Last night we reviewed Wikipedia as a business (cleverly using Wikipedia) and we looked that the other businesses that Wikipedia has created.

From this list of projects, Wikipedia sure looks like acquisition fodder for Google. Not sure how they’d made money and sometimes not sure they care.

We also attempted to edit, create Wikipedia entries without much success. The theme that kept coming up was it has to be notable and factual. Factual is relatively easy. Notable in my mind gets a little more sticky. When we talk about niche celebrity, how many people know how Chris Anderson is outside of technology. I’m curious to see how the concept of notable changes with the deep dive the online world will take into local and micro-niche.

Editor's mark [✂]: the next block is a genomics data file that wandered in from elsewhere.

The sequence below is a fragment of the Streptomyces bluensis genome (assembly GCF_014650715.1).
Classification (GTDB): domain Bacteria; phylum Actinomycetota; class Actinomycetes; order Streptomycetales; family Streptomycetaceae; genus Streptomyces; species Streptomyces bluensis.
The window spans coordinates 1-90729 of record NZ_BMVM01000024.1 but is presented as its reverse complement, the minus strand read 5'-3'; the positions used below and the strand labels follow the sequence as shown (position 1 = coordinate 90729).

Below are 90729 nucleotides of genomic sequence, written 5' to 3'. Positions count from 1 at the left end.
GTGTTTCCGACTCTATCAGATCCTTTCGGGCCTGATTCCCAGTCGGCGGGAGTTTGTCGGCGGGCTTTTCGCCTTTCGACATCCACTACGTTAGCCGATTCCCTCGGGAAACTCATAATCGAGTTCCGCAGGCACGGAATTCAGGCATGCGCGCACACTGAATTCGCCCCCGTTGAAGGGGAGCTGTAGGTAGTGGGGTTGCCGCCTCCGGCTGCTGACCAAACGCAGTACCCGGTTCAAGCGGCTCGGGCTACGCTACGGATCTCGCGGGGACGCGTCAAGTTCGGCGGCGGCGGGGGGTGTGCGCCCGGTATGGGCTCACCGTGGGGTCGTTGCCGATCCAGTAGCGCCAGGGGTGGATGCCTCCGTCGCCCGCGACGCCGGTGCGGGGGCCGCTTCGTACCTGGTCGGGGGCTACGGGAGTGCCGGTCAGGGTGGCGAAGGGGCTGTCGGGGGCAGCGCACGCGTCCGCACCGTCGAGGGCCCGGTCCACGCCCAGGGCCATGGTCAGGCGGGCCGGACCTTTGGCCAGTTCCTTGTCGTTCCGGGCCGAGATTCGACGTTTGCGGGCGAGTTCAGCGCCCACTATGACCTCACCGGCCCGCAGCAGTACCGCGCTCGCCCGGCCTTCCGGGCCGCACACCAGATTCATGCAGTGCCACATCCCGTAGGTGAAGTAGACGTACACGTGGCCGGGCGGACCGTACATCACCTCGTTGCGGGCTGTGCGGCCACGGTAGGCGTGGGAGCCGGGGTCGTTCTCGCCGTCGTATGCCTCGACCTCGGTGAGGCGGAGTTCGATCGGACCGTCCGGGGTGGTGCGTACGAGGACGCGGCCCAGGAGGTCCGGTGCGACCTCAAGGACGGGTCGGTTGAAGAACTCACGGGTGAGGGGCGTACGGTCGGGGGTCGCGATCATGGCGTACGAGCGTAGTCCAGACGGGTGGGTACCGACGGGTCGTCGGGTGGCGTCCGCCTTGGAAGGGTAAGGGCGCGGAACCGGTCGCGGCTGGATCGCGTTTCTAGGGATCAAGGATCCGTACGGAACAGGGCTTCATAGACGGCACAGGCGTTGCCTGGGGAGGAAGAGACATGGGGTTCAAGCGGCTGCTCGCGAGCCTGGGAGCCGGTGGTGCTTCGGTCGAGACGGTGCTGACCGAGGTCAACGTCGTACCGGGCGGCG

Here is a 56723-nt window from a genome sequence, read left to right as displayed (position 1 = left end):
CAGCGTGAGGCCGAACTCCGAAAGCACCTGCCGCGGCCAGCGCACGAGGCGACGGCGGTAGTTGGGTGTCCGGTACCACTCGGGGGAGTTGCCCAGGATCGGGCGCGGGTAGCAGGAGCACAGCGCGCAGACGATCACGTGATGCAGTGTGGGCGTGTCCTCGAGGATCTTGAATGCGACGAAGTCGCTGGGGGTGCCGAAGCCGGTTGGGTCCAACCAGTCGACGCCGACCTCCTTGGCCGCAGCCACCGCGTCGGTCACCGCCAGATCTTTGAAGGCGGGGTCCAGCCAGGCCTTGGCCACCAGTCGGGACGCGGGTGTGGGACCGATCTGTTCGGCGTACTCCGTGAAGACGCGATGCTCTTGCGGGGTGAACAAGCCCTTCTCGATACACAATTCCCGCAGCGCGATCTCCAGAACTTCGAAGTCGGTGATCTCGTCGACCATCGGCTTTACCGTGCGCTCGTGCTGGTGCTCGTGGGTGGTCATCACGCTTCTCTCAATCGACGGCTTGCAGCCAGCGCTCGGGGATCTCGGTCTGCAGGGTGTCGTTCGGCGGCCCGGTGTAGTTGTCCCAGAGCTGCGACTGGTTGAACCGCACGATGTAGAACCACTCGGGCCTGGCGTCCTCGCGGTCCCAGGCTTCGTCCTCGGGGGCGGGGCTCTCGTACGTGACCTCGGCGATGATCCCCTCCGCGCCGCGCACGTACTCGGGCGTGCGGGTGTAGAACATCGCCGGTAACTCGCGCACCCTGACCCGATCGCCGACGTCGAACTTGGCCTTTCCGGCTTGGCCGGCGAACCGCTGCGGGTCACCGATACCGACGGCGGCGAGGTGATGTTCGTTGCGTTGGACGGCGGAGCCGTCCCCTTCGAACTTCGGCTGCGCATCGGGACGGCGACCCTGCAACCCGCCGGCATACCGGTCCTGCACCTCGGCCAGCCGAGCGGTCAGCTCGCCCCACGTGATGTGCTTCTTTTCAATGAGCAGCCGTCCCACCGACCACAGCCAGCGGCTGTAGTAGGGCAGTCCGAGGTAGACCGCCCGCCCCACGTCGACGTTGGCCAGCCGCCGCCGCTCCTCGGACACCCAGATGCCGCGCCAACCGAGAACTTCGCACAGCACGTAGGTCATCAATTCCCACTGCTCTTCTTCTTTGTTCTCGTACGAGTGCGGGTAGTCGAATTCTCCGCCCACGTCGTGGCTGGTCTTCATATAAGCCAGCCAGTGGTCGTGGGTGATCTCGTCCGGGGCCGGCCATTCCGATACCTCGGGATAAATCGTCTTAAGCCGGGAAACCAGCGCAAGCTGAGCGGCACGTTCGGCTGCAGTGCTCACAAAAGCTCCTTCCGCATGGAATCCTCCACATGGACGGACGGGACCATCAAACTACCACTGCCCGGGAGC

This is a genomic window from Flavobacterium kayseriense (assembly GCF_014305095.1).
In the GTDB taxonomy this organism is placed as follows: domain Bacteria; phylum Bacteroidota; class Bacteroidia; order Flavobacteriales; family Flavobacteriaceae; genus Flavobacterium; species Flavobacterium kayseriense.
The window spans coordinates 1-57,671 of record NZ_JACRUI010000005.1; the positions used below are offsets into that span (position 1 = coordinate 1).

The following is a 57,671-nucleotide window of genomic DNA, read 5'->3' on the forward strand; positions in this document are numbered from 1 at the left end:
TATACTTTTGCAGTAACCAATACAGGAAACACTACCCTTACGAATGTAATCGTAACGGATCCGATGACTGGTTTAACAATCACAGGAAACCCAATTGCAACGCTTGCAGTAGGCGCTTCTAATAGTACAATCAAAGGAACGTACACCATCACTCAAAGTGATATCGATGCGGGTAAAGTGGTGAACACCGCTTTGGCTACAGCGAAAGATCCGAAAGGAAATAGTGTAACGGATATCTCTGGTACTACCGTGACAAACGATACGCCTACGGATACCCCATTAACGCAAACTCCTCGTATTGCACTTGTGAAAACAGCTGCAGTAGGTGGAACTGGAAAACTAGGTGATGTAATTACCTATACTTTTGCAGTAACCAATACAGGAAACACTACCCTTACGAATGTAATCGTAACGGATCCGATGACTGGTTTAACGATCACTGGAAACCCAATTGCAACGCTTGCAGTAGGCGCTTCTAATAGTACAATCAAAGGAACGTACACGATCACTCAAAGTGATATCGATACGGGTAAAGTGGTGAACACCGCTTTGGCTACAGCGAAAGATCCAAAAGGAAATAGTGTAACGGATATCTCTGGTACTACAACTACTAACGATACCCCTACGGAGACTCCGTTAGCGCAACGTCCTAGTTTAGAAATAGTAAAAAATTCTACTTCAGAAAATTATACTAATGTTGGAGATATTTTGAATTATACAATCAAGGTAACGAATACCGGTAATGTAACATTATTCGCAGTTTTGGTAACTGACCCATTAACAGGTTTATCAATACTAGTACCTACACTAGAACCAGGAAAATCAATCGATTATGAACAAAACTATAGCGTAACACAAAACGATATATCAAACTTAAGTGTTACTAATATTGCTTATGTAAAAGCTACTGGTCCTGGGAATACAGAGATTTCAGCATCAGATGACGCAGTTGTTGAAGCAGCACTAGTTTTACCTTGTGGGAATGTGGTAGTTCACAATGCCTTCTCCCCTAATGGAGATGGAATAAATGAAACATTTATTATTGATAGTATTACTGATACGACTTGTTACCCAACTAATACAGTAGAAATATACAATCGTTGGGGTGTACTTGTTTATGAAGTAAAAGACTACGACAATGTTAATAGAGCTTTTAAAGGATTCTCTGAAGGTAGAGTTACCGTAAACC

The goal reviewing Wikipdeia (the largest crowdsourcing project to-date) was to two fold.

  1. How hard is it to get something submitted to enable businesses to be discovered? Wikipedia entries come back on the first page of search results most of the time. For businesses this is more real estate on the search results page and therefore more opportunity to be found. (Another aspect of the corporate social graph and its impact on search.) Also, submitting materials across other Wikipedia properties may pay off as search results become more usable.
  2. How can I educate my potential customers about my business? This is a purely (non-salesy) way of educating users which is much more important in a transparent economy.

ITEC-4700: Class 5 – Wikipedia